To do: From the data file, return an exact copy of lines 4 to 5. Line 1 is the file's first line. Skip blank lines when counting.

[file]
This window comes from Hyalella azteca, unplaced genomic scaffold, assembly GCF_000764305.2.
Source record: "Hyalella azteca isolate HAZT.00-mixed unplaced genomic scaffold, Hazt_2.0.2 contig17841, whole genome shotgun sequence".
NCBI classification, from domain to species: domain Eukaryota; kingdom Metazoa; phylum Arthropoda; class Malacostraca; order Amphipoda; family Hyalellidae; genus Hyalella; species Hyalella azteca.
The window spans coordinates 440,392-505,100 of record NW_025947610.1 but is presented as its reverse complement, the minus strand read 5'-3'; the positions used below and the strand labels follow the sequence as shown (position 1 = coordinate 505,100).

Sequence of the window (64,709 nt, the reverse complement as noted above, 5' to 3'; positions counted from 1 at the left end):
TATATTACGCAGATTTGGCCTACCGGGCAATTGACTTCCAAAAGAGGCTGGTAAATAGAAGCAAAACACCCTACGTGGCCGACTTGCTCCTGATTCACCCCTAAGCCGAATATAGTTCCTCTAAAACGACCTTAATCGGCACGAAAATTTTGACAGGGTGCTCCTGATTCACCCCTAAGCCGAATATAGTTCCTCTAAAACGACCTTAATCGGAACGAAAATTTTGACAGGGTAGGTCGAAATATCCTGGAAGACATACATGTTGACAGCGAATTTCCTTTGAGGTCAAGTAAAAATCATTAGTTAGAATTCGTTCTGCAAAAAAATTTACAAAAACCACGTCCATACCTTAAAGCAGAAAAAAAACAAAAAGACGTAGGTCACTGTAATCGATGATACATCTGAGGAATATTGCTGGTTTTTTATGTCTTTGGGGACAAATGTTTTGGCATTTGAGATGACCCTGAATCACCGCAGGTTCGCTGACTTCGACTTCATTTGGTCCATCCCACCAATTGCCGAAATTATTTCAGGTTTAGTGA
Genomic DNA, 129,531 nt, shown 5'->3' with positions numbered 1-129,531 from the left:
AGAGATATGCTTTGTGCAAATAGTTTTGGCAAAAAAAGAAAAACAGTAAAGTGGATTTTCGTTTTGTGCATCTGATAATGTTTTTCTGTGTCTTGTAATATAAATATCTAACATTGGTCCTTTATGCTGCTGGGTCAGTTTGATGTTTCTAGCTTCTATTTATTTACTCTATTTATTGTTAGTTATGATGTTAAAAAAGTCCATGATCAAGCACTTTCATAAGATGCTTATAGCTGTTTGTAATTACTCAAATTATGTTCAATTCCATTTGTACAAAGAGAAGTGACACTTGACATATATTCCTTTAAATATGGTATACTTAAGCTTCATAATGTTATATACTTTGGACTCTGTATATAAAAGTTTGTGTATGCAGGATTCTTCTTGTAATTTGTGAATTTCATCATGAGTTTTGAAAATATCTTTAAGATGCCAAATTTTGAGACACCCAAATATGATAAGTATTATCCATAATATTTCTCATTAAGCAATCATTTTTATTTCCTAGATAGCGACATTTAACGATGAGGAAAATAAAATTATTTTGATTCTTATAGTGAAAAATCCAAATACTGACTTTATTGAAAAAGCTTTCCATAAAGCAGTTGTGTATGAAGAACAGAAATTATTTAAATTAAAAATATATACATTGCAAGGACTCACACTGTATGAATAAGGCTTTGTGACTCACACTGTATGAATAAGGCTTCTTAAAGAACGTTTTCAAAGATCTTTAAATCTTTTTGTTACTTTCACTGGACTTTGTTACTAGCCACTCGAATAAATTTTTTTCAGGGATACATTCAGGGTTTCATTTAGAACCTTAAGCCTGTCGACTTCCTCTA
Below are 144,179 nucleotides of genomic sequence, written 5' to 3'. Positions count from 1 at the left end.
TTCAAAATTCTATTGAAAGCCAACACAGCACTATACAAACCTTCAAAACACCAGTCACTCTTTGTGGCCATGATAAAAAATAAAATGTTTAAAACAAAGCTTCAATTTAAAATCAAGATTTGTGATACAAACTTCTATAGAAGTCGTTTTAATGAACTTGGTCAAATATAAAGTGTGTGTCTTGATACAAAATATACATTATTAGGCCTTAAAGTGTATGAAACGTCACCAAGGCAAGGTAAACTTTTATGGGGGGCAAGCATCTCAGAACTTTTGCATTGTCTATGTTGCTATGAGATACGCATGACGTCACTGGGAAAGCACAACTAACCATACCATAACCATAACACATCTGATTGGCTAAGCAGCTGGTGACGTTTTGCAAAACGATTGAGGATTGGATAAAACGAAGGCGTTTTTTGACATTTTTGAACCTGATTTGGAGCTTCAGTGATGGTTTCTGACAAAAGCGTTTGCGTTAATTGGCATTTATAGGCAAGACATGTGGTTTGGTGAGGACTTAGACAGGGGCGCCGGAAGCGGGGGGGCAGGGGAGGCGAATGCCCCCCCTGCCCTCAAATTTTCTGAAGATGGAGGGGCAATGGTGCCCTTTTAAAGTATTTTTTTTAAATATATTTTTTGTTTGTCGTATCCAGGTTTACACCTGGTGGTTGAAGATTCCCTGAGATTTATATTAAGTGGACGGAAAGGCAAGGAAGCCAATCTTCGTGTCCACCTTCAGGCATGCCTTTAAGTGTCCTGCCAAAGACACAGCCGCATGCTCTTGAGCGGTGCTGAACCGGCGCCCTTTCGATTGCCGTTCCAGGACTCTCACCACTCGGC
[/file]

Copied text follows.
The window spans coordinates 440,392-505,100 of record NW_025947610.1 but is presented as its reverse complement, the minus strand read 5'-3'; the positions used below and the strand labels follow the sequence as shown (position 1 = coordinate 505,100).

Sequence of the window (64,709 nt, the reverse complement as noted above, 5' to 3'; positions counted from 1 at the left end):